With water: a little less changes than on the nose but we get more liquorice and something like herbal liqueur (Underberg). Funny, it gets more austere with water – but nicely so. Rather long finish, with an enjoyable bitterness and a little bergamot. One of the peatiest Highland Parks I could taste. Very good, good work Denmark. 90 points. (and thanks Niels.)
 

January 23, 2007


WHISKYFUN'S
HALL OF FRIENDS INTERVIEW

MARCEL VAN GILS

 

Hi Marcel, where do you live and what’s special there? 
Maartensdijk, The Netherlands. It’s a really nice, small village in the countryside, near Utrecht, but close to major cities and lakes, woodland etc.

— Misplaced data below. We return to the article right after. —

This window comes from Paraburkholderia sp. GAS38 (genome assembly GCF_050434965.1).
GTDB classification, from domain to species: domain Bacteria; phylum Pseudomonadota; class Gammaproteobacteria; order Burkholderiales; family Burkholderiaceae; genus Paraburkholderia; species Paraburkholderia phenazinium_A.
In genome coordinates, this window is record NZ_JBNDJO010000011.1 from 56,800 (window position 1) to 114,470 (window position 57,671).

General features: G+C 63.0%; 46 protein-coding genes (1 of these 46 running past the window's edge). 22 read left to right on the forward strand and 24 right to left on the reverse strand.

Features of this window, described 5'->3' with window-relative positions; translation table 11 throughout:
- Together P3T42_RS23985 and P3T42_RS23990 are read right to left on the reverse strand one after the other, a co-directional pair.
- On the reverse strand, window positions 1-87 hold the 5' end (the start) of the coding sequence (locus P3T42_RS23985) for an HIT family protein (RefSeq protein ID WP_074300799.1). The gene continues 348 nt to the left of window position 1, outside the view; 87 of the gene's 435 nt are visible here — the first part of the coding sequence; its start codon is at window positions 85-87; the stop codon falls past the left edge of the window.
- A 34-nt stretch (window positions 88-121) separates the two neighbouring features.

Marcel van Gils
Who or what made you discover whisky?
During my first visit to Scotland some 14 years ago, my first single malt was a Bunnahabhain and because of a really nice Bowmore tasting at (the late) Harry Verhaar’s whisky shop somewhere in 1998 (?). Jim McEwan was still manager at Bowmore, and presented the tasting. In the line up, was THE 40 years old Bowmore. Since it was my first tasting, I thought a 40 year old was common practice at a tasting… Unfortunately I don’t remember really how it tasted. I do recall Jim walking on tables. Bad habit.
The kick-off for my collection was the purchase of the (empty…) 1978 Laphroaig cask, signed by Prince Charles.
Why do you like whisky?
What I really find amazing about whisky is, that despite the fact it is practically all made the same way, it is hard to find two whiskies which are exactly the same. The variety in nose and taste is wonderful.
Do you have a favourite distillery?